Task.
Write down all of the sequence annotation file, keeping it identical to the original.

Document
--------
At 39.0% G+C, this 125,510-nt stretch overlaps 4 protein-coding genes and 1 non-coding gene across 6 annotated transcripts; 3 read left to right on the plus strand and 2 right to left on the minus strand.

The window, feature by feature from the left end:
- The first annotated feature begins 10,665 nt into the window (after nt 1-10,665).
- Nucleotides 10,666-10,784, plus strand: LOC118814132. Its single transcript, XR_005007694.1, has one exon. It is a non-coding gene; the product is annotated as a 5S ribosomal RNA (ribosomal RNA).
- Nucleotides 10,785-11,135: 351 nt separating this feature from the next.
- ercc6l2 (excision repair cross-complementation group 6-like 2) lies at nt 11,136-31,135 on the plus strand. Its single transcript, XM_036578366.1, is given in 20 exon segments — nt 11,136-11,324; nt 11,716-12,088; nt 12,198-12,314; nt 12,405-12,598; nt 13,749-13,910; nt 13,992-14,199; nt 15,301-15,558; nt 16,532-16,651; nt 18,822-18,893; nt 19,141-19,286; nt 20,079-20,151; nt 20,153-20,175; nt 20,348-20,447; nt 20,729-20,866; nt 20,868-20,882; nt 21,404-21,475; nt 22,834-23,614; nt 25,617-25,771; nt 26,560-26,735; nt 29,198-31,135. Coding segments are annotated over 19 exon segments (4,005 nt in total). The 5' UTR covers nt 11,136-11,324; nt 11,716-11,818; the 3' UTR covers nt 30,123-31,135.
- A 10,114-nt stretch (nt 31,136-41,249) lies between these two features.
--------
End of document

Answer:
At 39.0% G+C, this 125,510-nt stretch overlaps 4 protein-coding genes and 1 non-coding gene across 6 annotated transcripts; 3 read left to right on the plus strand and 2 right to left on the minus strand.

The window, feature by feature from the left end:
- The first annotated feature begins 10,665 nt into the window (after nt 1-10,665).
- Nucleotides 10,666-10,784, plus strand: LOC118814132. Its single transcript, XR_005007694.1, has one exon. It is a non-coding gene; the product is annotated as a 5S ribosomal RNA (ribosomal RNA).
- Nucleotides 10,785-11,135: 351 nt separating this feature from the next.
- ercc6l2 (excision repair cross-complementation group 6-like 2) lies at nt 11,136-31,135 on the plus strand. Its single transcript, XM_036578366.1, is given in 20 exon segments — nt 11,136-11,324; nt 11,716-12,088; nt 12,198-12,314; nt 12,405-12,598; nt 13,749-13,910; nt 13,992-14,199; nt 15,301-15,558; nt 16,532-16,651; nt 18,822-18,893; nt 19,141-19,286; nt 20,079-20,151; nt 20,153-20,175; nt 20,348-20,447; nt 20,729-20,866; nt 20,868-20,882; nt 21,404-21,475; nt 22,834-23,614; nt 25,617-25,771; nt 26,560-26,735; nt 29,198-31,135. Coding segments are annotated over 19 exon segments (4,005 nt in total). The 5' UTR covers nt 11,136-11,324; nt 11,716-11,818; the 3' UTR covers nt 30,123-31,135.
- A 10,114-nt stretch (nt 31,136-41,249) lies between these two features.